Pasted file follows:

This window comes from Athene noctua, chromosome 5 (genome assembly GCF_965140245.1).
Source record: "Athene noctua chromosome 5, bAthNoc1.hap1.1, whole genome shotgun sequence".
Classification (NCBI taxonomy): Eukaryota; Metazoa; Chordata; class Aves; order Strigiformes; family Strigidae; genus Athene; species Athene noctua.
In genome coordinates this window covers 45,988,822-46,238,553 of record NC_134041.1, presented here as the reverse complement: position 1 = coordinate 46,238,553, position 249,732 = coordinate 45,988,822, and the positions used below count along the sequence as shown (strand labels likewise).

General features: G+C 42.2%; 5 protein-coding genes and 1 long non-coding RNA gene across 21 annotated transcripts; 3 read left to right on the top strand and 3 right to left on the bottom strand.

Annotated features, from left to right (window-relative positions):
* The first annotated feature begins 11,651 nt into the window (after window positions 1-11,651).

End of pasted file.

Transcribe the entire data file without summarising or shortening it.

This window comes from Athene noctua, chromosome 5 (genome assembly GCF_965140245.1).
Source record: "Athene noctua chromosome 5, bAthNoc1.hap1.1, whole genome shotgun sequence".
Classification (NCBI taxonomy): Eukaryota; Metazoa; Chordata; class Aves; order Strigiformes; family Strigidae; genus Athene; species Athene noctua.
In genome coordinates this window covers 45,988,822-46,238,553 of record NC_134041.1, presented here as the reverse complement: position 1 = coordinate 46,238,553, position 249,732 = coordinate 45,988,822, and the positions used below count along the sequence as shown (strand labels likewise).

General features: G+C 42.2%; 5 protein-coding genes and 1 long non-coding RNA gene across 21 annotated transcripts; 3 read left to right on the top strand and 3 right to left on the bottom strand.

Annotated features, from left to right (window-relative positions):
* The first annotated feature begins 11,651 nt into the window (after window positions 1-11,651).